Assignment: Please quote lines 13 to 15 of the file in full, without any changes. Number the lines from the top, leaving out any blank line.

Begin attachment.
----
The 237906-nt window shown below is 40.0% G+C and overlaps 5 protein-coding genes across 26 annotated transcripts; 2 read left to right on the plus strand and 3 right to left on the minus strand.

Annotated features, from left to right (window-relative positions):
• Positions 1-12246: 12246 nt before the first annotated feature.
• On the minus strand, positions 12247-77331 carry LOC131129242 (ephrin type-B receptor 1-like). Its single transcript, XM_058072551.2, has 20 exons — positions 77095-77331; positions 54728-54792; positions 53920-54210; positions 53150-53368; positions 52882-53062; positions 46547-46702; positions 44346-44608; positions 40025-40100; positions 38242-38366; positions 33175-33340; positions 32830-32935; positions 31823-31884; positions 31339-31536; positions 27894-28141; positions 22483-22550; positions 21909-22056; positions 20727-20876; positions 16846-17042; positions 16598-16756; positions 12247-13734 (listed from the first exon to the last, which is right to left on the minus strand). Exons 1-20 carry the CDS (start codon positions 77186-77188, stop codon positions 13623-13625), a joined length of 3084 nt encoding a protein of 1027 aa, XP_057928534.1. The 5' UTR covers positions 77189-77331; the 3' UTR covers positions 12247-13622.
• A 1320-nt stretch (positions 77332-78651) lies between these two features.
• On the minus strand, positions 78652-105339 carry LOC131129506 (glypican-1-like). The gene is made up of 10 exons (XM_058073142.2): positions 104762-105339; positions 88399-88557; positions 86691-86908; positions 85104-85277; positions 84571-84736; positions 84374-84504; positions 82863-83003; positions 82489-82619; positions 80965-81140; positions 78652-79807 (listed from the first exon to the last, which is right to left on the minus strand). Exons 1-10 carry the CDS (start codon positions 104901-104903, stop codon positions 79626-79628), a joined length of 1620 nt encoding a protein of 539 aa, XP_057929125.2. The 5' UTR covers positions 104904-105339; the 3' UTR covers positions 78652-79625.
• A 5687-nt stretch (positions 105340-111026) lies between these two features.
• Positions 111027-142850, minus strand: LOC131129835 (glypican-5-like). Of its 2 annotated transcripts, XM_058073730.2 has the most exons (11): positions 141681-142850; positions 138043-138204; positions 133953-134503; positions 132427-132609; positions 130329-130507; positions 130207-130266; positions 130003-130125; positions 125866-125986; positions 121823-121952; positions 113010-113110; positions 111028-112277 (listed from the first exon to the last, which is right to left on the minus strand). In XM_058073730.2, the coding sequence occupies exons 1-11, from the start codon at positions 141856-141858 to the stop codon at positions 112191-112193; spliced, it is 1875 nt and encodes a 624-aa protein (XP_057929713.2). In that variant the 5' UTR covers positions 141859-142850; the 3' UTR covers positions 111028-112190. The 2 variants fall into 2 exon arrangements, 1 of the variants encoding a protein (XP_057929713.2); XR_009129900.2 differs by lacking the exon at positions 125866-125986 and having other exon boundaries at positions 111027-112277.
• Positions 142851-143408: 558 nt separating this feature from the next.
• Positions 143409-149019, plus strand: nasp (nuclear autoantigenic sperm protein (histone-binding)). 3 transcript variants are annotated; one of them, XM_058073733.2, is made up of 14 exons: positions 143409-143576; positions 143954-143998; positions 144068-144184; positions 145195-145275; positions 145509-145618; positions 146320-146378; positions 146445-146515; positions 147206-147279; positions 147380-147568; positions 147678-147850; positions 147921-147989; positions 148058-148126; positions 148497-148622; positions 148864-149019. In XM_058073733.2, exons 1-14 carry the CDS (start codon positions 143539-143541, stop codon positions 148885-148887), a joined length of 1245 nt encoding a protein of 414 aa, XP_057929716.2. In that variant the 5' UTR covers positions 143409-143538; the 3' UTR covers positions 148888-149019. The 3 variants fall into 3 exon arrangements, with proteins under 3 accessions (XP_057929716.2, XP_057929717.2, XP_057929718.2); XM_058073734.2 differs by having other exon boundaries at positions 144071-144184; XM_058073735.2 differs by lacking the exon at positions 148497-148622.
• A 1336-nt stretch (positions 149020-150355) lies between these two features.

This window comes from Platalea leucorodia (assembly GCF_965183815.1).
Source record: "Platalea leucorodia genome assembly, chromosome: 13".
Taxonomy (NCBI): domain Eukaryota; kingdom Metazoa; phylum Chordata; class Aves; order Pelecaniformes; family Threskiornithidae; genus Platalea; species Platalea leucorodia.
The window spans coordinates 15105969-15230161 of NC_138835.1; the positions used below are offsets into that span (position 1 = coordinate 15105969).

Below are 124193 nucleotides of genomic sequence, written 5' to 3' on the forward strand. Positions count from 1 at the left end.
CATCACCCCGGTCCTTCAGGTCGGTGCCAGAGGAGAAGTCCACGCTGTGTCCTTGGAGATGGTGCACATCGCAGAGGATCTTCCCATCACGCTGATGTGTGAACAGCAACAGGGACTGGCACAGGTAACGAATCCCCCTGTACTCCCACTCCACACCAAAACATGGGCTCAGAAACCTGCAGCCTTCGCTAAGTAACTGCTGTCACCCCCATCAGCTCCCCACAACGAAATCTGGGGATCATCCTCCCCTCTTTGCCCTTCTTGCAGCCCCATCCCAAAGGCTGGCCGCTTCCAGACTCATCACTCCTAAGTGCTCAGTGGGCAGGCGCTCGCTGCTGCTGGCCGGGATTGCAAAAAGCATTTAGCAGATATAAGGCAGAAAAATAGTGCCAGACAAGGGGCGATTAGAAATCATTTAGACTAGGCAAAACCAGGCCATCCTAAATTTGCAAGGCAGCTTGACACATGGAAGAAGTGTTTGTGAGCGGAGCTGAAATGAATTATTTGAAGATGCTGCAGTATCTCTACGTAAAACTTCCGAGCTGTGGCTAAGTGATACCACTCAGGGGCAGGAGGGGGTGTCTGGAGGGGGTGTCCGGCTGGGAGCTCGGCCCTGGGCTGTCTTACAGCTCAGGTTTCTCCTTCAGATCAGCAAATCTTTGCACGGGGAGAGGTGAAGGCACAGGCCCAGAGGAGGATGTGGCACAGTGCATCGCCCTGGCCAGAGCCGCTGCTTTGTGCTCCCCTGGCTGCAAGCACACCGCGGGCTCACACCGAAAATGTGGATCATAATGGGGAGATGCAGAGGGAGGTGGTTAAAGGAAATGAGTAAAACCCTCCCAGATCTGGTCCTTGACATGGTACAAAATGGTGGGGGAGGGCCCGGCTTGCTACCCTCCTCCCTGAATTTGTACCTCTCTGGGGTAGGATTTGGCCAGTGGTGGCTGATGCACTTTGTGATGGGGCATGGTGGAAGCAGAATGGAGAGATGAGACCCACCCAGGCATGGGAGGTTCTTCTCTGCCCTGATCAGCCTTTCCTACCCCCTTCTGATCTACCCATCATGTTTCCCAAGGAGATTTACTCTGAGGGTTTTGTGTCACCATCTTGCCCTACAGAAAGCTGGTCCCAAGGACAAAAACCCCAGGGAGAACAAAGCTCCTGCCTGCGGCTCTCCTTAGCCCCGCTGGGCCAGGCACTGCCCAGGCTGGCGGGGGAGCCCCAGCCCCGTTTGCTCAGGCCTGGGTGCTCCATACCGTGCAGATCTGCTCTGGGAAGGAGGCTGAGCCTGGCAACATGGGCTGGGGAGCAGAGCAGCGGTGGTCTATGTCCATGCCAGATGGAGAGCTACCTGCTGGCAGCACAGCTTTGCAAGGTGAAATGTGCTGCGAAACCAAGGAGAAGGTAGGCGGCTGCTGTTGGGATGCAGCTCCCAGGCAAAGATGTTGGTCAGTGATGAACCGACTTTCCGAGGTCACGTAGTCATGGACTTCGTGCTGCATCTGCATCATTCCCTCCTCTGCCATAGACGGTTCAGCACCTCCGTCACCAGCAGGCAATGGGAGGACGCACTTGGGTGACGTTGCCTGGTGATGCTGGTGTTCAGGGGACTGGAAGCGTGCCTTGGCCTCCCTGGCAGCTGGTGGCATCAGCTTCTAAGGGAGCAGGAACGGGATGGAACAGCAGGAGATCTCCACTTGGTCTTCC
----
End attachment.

Source record: "Platalea leucorodia genome assembly, chromosome: 13".
Taxonomy (NCBI): domain Eukaryota; kingdom Metazoa; phylum Chordata; class Aves; order Pelecaniformes; family Threskiornithidae; genus Platalea; species Platalea leucorodia.
The window spans coordinates 15105969-15230161 of NC_138835.1; the positions used below are offsets into that span (position 1 = coordinate 15105969).